The German leagues will remain suspended until April 02 (and likely beyond) as the football world continues to reel from the Coronavirus pandemic.
The DFL held a general assembly meeting today with all 36 clubs from the Bundesliga and 2.Bundesliga attending, to make a decision on how to proceed with the season amid the Coronavirus outbreak. After the meeting, DFL CEO Christian Seifert announced that the leagues will remain suspended for now, and it remains unclear when they will be able to return.”
Seifert said in his press conference (H/T: Manuel Veth): “Nobody can say when, and if, we can continue. At the center of things is the game, but 56,000 jobs are dependent on the game plus thousands of jobs in media and other related businesses.”
Despite that, the DFL say they will do everything possible to ensure that the season can come to a regular end. Another meeting will take place on March 30 to decide on whether or not the Bundesliga and the 2. Bundesliga campaigns can resume afterwards.
Seifert added that he sees ghost games (or games with no fans present in the stadium) as the “only chance of survival for some clubs in the short term.”
“Without income from television, sponsor and attendance we can only survive for a short period. Ghost games will be the only way to survive in the short-term.
“We are working at this point, to ensure that 36 Bundesliga teams will survive until day x, when we can return to playing football. This isn’t about paying millions to players but to ensure that the thousand of employees won’t lose their jobs.”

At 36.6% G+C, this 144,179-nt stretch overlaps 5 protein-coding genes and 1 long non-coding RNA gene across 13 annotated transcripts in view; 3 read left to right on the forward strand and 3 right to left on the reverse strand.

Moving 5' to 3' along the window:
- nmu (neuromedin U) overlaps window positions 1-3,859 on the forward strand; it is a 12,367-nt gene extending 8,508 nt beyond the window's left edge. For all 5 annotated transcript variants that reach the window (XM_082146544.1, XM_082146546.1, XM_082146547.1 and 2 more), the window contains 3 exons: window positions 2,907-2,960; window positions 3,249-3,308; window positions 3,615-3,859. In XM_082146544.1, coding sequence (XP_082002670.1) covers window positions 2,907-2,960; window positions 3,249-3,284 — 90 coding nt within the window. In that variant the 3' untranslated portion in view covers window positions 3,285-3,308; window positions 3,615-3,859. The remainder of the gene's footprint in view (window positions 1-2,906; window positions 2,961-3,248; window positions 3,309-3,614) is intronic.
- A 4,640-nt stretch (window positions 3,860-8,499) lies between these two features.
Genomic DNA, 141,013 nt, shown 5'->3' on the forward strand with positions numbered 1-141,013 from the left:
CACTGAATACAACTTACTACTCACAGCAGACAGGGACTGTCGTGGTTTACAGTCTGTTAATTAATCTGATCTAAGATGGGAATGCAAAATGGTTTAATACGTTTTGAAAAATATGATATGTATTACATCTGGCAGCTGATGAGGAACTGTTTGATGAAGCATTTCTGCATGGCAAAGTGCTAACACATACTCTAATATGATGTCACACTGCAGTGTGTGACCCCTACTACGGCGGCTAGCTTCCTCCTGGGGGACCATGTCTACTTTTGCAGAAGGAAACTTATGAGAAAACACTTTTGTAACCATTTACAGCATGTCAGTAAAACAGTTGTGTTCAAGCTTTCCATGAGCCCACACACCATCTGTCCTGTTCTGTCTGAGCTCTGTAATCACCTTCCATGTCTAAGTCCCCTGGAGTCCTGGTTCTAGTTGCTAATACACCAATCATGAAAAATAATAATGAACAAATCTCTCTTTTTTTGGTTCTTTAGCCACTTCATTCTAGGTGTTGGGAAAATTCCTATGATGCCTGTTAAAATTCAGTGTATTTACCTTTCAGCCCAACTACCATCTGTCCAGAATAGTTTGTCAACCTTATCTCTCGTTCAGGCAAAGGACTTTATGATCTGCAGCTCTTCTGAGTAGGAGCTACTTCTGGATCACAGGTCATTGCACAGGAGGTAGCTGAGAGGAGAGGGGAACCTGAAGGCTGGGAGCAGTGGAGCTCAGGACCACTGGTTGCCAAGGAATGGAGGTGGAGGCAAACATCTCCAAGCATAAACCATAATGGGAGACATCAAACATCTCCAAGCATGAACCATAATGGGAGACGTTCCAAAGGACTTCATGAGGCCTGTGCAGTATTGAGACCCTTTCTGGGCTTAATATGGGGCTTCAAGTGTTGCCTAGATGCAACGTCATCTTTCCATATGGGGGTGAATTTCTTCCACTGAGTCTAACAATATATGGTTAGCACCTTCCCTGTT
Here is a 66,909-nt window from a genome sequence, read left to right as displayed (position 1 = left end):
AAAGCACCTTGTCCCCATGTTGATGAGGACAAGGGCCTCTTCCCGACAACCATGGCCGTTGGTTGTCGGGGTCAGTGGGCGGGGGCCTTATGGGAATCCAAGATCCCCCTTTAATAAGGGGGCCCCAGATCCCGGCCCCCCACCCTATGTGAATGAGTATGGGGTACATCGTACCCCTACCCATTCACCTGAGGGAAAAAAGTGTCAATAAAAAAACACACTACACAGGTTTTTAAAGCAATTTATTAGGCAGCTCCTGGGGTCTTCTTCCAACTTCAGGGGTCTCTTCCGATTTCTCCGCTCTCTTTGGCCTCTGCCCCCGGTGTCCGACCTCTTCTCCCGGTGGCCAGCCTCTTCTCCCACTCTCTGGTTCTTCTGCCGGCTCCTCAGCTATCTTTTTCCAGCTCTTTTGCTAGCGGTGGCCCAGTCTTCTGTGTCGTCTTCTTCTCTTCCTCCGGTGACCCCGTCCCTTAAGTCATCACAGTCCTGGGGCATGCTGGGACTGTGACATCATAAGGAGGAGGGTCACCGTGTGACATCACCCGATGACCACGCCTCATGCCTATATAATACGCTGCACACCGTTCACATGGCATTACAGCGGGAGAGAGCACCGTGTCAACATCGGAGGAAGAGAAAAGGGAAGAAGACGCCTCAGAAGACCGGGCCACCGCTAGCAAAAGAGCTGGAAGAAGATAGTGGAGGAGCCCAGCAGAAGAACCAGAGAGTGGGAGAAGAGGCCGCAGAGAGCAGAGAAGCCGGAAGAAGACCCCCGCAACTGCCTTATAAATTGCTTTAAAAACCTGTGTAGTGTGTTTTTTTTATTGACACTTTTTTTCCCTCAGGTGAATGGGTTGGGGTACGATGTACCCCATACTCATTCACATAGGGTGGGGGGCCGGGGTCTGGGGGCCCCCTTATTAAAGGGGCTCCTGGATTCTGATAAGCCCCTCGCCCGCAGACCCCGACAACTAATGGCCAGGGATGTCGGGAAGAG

“Without sponsor income, television income, those jobs and the financial existence of clubs is in danger. We have to find solutions to continue our business.”
It was reported earlier that clubs in the top two divisions of German football stand to lose as many as 750 million euros if the season were to end without the remaining nine matches being completed. If the suspension goes on for too long, the survival of some of the smaller clubs might not be guaranteed.
“Tomorrow UEFA will discuss what to do with the Euros, which will give us potentially room to finish the season in June. Whether we can finish the season will depend on the UEFA decision tomorrow. I expect that tomorrow we will have more flexibility to finish the season.”
UEFA is set to hold meetings tomorrow to decide on how to proceed in the Champions League, Europa League as well as this summer’s European Championships. Seifert believes that the Bundesliga’s options could become a little clearer after that, especially if the European Championships are cancelled or postponed.